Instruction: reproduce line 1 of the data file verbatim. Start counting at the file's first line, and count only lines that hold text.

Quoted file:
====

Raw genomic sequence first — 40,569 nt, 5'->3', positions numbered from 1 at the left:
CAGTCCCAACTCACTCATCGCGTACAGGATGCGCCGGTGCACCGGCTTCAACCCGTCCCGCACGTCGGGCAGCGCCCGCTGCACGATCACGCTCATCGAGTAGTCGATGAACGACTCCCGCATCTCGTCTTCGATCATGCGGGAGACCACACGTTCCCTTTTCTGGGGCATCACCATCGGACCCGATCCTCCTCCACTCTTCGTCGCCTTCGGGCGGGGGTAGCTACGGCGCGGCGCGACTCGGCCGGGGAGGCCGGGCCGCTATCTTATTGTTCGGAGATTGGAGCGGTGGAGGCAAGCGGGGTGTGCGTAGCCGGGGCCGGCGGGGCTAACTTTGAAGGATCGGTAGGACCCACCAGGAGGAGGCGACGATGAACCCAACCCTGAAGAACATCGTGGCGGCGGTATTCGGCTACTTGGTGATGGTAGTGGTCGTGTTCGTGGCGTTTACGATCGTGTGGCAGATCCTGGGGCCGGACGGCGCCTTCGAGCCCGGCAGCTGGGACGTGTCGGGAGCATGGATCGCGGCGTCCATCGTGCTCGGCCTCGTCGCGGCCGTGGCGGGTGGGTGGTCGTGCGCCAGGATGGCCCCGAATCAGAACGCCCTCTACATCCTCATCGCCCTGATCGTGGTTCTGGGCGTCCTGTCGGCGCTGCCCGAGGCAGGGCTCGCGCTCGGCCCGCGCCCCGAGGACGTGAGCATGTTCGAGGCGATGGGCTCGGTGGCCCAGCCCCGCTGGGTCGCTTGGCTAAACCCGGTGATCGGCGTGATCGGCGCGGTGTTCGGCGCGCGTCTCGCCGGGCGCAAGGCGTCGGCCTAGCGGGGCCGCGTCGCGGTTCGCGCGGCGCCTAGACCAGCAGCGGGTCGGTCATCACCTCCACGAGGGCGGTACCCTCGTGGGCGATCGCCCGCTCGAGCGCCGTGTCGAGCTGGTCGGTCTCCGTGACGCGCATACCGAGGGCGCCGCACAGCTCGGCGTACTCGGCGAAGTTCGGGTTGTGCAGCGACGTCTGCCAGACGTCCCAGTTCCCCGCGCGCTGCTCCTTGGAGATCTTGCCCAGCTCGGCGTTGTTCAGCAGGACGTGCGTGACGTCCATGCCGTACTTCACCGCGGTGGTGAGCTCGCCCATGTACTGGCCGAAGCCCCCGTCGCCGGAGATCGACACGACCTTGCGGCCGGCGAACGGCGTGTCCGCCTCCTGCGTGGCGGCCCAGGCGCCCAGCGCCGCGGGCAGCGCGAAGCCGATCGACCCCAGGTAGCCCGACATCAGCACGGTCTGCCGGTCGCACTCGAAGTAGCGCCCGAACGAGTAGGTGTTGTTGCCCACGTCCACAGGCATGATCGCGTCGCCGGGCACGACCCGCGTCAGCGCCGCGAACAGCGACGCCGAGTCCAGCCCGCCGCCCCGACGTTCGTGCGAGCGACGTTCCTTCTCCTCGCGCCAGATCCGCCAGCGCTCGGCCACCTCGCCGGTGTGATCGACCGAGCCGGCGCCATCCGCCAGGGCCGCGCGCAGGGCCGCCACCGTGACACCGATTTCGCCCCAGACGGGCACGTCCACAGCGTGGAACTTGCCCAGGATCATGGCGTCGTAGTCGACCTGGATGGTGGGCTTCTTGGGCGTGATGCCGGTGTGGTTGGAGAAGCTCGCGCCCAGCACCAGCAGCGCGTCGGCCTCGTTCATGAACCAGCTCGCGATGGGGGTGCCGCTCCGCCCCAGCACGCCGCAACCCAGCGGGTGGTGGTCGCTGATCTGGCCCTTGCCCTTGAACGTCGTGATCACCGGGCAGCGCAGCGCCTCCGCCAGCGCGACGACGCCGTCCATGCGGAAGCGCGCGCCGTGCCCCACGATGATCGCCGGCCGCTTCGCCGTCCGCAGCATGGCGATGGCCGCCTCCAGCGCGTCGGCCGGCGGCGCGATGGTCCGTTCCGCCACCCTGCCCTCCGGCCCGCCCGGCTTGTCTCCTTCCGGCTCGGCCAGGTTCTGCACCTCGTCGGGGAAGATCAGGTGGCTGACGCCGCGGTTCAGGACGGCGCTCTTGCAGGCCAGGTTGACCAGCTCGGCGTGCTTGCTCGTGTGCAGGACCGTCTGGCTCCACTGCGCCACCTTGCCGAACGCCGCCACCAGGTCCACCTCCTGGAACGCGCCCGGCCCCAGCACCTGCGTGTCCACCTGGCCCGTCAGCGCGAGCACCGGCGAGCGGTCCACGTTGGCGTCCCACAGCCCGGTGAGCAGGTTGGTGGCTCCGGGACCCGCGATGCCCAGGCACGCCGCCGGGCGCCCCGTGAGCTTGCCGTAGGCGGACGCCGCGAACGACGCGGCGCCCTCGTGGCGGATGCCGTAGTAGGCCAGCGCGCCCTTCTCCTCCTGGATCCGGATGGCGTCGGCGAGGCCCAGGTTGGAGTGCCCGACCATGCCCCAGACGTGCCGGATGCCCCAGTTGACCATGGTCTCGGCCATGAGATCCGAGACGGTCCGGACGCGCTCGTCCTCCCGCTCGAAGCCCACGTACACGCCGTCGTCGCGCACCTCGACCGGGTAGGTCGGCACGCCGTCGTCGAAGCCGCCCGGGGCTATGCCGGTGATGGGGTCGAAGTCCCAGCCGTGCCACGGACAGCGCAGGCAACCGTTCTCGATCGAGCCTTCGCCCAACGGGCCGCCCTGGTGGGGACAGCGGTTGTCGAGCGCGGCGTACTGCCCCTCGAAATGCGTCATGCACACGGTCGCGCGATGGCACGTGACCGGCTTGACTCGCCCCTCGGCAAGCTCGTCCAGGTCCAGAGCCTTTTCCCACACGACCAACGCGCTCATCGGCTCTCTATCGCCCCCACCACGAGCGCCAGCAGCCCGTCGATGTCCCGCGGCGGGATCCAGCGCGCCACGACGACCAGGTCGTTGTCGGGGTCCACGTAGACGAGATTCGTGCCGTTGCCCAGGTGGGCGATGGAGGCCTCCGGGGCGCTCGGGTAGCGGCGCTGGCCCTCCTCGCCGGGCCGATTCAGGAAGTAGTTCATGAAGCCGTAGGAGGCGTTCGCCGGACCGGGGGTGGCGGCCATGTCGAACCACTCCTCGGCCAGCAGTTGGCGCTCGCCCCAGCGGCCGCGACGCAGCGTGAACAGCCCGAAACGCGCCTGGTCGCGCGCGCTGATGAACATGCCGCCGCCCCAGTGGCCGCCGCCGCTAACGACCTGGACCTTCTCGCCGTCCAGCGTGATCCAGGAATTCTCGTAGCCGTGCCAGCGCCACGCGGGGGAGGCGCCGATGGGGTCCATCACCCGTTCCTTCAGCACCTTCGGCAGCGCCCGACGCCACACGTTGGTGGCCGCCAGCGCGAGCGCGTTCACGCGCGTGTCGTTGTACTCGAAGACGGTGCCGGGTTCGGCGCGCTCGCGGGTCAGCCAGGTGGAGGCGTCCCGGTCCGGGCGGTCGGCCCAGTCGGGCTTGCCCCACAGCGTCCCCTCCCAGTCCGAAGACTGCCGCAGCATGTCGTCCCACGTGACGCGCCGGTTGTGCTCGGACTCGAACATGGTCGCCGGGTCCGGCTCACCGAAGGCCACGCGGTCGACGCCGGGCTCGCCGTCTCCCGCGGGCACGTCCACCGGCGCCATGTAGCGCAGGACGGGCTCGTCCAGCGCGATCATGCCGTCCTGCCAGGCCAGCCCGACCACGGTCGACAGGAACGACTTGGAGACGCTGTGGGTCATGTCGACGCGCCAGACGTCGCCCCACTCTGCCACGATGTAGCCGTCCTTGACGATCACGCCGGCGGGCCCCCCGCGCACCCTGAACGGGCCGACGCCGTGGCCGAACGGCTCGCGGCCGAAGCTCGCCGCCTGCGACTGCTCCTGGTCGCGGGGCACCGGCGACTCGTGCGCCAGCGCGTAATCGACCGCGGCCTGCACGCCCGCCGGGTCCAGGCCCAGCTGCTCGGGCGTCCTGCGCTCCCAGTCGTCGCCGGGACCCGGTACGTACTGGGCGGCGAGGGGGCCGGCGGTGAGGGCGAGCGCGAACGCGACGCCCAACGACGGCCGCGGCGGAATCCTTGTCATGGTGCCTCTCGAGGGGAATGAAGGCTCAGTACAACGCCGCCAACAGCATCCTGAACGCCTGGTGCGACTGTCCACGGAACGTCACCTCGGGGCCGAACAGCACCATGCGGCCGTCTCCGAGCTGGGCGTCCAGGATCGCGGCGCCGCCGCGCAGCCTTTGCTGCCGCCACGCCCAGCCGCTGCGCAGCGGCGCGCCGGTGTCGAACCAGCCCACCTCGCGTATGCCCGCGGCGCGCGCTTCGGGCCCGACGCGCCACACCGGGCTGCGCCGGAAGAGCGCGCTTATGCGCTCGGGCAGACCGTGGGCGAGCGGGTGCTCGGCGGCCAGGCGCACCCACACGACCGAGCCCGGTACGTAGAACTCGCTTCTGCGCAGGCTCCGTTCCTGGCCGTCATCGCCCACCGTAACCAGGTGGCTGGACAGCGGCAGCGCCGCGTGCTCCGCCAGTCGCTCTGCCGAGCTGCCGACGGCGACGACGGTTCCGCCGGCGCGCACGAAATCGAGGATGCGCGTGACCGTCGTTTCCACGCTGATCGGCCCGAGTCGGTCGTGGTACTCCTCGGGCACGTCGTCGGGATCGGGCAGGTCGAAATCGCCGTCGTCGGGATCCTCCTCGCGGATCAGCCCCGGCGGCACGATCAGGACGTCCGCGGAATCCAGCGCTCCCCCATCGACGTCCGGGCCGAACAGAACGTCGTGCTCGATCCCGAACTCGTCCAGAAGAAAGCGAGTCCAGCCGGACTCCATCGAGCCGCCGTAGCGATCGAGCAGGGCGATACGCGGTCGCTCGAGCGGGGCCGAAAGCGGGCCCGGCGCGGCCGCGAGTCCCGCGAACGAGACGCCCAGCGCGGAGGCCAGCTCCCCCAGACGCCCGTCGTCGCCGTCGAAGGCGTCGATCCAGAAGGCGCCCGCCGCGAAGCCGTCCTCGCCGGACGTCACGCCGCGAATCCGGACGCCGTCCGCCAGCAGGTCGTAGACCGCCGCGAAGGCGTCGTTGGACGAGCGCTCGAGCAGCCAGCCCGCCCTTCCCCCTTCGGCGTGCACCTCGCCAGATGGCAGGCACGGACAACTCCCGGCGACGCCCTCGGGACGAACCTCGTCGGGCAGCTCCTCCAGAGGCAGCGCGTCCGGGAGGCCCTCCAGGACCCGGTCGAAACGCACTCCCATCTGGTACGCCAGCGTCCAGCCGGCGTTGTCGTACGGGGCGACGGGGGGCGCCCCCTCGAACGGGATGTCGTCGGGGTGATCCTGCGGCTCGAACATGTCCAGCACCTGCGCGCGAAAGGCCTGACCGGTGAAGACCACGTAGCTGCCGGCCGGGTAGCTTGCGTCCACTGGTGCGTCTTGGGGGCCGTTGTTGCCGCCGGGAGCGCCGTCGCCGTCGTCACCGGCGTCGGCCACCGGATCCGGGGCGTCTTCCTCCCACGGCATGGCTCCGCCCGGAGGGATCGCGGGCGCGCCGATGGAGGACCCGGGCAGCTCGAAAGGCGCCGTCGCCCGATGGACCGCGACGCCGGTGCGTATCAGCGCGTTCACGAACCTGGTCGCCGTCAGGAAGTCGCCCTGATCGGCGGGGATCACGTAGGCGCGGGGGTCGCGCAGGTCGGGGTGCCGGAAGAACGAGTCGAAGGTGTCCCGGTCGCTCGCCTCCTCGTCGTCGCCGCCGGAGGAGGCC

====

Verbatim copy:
Raw genomic sequence first — 40,569 nt, 5'->3', positions numbered from 1 at the left: